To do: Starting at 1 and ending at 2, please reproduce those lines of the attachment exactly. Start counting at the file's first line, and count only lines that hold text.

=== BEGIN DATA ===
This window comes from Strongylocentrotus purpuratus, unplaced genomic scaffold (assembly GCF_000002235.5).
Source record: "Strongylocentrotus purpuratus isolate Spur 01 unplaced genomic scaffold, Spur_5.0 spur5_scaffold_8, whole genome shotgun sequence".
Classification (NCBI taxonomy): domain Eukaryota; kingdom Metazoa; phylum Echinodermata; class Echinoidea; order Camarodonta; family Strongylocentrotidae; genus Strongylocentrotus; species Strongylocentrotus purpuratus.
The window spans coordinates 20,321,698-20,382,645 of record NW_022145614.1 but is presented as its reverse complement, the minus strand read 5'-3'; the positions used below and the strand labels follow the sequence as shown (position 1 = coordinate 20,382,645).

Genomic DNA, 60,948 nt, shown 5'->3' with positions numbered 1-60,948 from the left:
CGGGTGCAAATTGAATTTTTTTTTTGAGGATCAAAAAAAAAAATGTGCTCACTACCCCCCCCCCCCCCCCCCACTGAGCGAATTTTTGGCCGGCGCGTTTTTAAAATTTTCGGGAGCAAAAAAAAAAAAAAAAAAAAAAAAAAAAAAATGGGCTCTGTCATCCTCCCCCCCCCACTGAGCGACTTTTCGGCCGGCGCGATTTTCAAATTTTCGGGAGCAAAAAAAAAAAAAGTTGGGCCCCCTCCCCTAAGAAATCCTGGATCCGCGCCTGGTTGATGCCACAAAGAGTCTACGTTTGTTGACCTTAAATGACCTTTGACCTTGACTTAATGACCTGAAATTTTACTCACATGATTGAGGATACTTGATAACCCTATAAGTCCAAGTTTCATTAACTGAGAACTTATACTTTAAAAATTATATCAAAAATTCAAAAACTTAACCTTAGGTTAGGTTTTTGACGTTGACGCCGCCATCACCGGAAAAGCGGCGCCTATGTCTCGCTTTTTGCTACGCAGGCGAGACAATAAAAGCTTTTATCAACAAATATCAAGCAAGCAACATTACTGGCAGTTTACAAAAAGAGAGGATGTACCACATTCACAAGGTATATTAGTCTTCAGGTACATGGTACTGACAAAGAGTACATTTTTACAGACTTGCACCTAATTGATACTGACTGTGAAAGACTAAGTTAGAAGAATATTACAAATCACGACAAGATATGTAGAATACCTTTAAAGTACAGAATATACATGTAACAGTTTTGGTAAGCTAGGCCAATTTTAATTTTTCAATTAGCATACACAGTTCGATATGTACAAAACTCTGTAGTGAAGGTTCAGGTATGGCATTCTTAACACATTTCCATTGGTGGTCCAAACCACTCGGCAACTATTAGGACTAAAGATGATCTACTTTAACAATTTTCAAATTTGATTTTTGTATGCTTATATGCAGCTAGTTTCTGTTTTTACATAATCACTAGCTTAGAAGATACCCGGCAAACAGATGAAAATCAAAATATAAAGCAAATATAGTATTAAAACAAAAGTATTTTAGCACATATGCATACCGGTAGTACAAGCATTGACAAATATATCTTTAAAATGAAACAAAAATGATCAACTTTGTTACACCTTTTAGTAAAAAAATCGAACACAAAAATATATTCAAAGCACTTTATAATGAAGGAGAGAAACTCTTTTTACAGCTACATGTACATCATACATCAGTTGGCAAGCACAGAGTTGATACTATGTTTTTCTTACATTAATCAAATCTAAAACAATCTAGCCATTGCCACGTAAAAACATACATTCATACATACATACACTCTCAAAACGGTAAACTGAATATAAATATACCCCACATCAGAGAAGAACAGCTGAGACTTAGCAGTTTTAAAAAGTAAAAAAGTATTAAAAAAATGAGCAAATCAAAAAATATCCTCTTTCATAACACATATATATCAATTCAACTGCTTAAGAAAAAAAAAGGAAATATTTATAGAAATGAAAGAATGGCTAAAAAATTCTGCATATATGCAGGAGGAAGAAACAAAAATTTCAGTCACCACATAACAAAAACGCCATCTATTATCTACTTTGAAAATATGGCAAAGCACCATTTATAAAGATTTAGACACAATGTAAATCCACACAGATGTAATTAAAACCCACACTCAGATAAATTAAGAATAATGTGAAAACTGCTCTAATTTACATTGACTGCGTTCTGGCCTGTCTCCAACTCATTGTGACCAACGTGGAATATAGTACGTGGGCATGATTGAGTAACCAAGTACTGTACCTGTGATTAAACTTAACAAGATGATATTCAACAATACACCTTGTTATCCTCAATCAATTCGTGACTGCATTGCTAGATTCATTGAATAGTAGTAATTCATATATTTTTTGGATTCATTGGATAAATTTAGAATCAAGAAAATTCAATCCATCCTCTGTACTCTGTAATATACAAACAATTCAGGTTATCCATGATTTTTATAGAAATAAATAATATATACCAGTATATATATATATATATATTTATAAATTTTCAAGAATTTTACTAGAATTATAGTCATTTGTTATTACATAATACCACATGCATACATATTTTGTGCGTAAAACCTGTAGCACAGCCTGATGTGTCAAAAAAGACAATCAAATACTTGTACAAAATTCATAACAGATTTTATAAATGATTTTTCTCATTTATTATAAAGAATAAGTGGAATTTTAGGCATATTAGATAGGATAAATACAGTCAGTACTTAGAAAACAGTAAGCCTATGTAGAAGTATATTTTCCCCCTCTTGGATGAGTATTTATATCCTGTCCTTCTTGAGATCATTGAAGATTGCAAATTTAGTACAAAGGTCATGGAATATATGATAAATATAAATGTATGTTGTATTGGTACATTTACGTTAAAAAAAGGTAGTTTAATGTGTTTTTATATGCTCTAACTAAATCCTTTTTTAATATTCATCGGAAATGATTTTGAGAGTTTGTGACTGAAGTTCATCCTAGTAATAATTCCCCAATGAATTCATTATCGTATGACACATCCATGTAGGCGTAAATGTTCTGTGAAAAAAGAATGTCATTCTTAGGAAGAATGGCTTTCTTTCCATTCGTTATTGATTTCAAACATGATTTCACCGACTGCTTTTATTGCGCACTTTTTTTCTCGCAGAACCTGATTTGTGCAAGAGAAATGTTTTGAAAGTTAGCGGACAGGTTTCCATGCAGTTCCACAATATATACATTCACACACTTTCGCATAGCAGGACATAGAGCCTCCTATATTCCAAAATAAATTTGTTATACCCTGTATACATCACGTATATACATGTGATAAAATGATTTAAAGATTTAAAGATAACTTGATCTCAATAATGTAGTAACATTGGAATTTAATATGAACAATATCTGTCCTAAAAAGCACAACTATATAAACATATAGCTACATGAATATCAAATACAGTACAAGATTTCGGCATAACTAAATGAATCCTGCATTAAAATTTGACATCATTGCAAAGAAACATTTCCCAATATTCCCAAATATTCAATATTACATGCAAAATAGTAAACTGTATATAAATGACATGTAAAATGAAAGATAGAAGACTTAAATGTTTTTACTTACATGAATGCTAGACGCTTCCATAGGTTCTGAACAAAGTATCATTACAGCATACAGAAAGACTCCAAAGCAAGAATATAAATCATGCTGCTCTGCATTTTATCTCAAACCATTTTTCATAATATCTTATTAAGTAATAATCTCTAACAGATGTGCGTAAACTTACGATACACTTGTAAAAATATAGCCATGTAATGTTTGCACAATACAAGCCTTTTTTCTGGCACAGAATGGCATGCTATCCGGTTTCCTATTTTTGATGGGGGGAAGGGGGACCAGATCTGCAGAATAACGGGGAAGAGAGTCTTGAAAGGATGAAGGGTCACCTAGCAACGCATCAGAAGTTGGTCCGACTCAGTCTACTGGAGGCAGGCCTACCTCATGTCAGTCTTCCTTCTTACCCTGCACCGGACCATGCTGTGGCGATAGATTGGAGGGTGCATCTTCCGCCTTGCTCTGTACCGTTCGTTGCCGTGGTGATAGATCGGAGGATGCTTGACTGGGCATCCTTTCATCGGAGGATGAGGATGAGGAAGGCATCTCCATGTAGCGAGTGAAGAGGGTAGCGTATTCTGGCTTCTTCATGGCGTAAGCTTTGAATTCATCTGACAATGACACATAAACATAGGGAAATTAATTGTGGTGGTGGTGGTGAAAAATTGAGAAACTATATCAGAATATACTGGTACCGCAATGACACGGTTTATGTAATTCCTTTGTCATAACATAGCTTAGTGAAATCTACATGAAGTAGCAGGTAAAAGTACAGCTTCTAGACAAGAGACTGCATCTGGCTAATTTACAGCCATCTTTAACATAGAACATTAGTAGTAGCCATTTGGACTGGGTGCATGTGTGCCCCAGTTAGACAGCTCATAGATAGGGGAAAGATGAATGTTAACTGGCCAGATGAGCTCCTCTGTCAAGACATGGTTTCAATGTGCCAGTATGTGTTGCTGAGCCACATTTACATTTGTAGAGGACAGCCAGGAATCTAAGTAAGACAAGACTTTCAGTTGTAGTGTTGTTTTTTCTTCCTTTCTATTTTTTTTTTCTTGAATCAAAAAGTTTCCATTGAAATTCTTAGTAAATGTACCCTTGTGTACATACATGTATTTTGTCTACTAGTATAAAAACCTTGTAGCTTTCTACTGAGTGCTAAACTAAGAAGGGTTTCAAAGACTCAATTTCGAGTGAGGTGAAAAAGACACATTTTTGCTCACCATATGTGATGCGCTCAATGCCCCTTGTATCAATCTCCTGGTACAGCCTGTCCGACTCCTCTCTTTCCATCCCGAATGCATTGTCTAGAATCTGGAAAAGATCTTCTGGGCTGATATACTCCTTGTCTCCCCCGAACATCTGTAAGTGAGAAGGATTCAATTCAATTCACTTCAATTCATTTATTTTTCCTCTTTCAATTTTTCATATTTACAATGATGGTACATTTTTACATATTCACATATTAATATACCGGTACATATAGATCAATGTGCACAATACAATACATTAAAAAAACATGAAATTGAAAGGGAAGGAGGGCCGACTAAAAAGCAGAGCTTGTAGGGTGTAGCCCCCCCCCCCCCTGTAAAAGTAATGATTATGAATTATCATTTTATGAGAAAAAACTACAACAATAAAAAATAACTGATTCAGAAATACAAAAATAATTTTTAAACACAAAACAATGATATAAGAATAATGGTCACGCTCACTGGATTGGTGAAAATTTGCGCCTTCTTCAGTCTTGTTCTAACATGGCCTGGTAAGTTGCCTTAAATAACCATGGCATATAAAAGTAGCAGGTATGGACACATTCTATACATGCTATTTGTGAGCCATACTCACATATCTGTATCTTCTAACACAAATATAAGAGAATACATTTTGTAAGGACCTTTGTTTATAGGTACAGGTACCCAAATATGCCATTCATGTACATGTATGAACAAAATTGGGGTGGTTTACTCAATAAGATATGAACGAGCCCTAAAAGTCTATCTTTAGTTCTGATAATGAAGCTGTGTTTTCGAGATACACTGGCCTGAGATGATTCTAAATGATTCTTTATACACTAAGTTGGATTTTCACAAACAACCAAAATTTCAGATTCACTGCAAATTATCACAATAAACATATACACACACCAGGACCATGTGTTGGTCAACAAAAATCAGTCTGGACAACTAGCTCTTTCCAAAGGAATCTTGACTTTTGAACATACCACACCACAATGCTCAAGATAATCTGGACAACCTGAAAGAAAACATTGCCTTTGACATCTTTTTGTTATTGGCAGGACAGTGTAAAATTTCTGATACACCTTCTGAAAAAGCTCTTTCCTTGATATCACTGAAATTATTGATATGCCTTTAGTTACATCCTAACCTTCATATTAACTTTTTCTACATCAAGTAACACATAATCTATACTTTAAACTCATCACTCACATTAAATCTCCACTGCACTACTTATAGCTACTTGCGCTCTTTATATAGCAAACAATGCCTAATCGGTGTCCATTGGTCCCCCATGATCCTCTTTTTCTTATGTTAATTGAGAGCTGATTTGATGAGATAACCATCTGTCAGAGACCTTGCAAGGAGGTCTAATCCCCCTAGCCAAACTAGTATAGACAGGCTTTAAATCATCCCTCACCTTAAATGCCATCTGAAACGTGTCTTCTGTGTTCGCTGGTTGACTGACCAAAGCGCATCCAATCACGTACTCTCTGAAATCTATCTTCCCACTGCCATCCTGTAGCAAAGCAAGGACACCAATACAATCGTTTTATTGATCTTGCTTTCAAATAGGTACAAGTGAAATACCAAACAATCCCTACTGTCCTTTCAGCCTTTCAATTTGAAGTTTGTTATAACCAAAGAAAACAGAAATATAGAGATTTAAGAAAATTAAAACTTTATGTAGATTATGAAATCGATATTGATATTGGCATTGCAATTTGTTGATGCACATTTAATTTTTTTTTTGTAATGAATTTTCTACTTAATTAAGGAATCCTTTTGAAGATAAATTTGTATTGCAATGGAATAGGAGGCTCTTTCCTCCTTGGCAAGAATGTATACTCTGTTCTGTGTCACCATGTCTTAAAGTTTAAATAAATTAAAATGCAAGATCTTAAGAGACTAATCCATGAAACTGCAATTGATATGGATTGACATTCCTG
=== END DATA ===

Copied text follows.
This window comes from Strongylocentrotus purpuratus, unplaced genomic scaffold (assembly GCF_000002235.5).
Source record: "Strongylocentrotus purpuratus isolate Spur 01 unplaced genomic scaffold, Spur_5.0 spur5_scaffold_8, whole genome shotgun sequence".